Where Hands Touch Review

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'Where Hands Touch' 'Where Hands Touch'

Like all teenagers, 15-year-old Leyna just wants to belong; but for a biracial child growing up amidst the violence and chaos of Hitler’s Germany that is an impossible dream.


Written and directed by Amma Asante, ‘Where Hands Touch’ is a coming-of-age story about one girl’s struggle to find her place in a country whose leaders despise her existence. Set in 1944 and inspired by the atrocities committed against people of colour by Hitler’s Third Reich, the film is a poignant exploration of race, identity, family and patriotism which shines a light on the (perhaps) lesser-known victims of the Holocaust.

Amandla Stenberg delivers an emotionally-charged performance as Leyna; a young girl forced to re-examine her own sense of identity in the face of growing persecution. Outside of her blossoming acting career Amandla is fast establishing herself as an activist for women’s rights and racial equality and she is clearly drawing on her passions for both in this latest role. Her heartfelt performance and ability to switch effortlessly between emotional extremes allows her to capture the strength, vulnerability and determination of her character and it is impossible to fault her performance.


George MacKay is superb as Leyna’s love interest Lutz – the son of a high ranking SS officer and leader in the Hitler Youth Program. Given his backstory one could be forgiven for thinking that Lutz exists solely as a way to bring a superficial (and somewhat clichéd) sense of conflict to the film but nothing could be further from the truth. As their relationship blossoms Lutz finds himself waging an inner war between the ideologies he holds dear and his growing feelings for Leyna and George does a fantastic job of bringing this complex character to life. His emotional performance raises questions about the ideals of patriotism and free will and despite his misguided beliefs I couldn’t help but cheer for young Lutz as he evolved before my eyes.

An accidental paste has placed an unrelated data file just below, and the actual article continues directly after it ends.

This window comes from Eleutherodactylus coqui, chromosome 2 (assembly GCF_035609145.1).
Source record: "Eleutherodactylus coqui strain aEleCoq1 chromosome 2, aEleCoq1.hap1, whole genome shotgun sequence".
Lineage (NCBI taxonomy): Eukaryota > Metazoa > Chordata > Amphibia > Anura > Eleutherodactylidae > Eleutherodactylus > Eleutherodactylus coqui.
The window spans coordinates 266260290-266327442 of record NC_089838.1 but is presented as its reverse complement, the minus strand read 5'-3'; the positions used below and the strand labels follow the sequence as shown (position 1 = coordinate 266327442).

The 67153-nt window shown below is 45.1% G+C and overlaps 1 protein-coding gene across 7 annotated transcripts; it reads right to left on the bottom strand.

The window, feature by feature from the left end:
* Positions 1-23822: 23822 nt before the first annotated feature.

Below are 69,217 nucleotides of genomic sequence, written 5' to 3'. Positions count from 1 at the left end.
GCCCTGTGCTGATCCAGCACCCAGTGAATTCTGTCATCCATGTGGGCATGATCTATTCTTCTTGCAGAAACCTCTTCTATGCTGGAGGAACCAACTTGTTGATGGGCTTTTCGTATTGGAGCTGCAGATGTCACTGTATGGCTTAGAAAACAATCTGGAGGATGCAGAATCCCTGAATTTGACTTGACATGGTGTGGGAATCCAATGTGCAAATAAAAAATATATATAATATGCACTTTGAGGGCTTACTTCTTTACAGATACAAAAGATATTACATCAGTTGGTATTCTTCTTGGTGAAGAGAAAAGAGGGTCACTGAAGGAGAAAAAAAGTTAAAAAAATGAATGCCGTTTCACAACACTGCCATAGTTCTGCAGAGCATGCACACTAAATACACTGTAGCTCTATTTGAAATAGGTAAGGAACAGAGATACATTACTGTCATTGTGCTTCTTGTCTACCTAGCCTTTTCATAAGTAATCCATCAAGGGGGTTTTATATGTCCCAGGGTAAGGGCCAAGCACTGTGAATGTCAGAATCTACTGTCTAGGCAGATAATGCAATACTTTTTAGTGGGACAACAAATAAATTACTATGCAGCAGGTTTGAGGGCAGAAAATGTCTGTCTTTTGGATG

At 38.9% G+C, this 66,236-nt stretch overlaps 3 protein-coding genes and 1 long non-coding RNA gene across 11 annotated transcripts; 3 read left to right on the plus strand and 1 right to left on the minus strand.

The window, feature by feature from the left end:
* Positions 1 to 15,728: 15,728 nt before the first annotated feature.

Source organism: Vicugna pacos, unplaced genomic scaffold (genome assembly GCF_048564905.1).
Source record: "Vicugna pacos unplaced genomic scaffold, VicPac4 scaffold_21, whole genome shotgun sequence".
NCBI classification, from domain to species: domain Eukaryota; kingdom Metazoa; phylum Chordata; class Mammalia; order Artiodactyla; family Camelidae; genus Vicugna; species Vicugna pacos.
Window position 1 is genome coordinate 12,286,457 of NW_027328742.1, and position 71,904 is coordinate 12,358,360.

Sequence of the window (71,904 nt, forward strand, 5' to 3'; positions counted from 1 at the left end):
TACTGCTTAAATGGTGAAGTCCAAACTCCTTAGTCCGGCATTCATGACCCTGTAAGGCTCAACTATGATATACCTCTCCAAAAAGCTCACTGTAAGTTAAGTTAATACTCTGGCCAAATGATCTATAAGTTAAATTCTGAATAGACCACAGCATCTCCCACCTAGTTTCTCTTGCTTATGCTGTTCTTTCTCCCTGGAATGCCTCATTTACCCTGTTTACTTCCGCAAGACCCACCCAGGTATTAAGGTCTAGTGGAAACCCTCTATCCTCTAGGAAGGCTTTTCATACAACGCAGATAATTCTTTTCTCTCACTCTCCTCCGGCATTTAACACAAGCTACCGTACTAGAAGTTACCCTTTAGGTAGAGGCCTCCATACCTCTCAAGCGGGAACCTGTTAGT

Stern faced Abbie Cornish shines as Leyna’s mother Kerstin, delivering a powerful performance which stands as a testament to the power of a mother’s love and the natural chemistry between herself and Amandla adds a real sense of authenticity to their roles. Christopher Eccleston rounds off the powerhouse cast as Lutz’s father Heinz, a man who, like his son, is torn between his country and his heart. Eccleston’s riveting performance paints a picture of man caught in an unimaginable situation and despite everything he stands for and everything he does I found it hard to completely hate Heinz (a testament to Christopher’s acting ability).

Writer/Director Amma’s evocative storytelling creates a rich world full of emotionally complex characters and her ability to weave multiple themes together creates a thought-provoking story which will tug at your heartstrings. Drab grey and brown costumes highlight the depressing mood of wartime Germany and illustrate the segregation forced upon its residents; while a handful of special effects create crumbling buildings and war time air raids.

‘Where Hands Touch’ is now playing exclusively at Palace Nova Eastend (Adelaide).

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